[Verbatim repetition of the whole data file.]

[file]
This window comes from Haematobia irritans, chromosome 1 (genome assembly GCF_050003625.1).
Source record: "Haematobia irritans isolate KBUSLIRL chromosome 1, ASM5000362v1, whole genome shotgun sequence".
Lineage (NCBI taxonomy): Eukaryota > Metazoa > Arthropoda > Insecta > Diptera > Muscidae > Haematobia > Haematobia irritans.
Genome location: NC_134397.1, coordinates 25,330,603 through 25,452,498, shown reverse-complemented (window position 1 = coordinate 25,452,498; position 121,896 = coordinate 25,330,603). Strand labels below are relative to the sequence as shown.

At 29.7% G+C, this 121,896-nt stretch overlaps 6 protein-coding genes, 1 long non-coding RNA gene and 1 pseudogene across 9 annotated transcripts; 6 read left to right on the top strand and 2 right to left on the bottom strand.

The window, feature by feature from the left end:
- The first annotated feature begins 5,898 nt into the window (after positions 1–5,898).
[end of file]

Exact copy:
This window comes from Haematobia irritans, chromosome 1 (genome assembly GCF_050003625.1).
Source record: "Haematobia irritans isolate KBUSLIRL chromosome 1, ASM5000362v1, whole genome shotgun sequence".
Lineage (NCBI taxonomy): Eukaryota > Metazoa > Arthropoda > Insecta > Diptera > Muscidae > Haematobia > Haematobia irritans.
Genome location: NC_134397.1, coordinates 25,330,603 through 25,452,498, shown reverse-complemented (window position 1 = coordinate 25,452,498; position 121,896 = coordinate 25,330,603). Strand labels below are relative to the sequence as shown.

At 29.7% G+C, this 121,896-nt stretch overlaps 6 protein-coding genes, 1 long non-coding RNA gene and 1 pseudogene across 9 annotated transcripts; 6 read left to right on the top strand and 2 right to left on the bottom strand.

The window, feature by feature from the left end:
- The first annotated feature begins 5,898 nt into the window (after positions 1–5,898).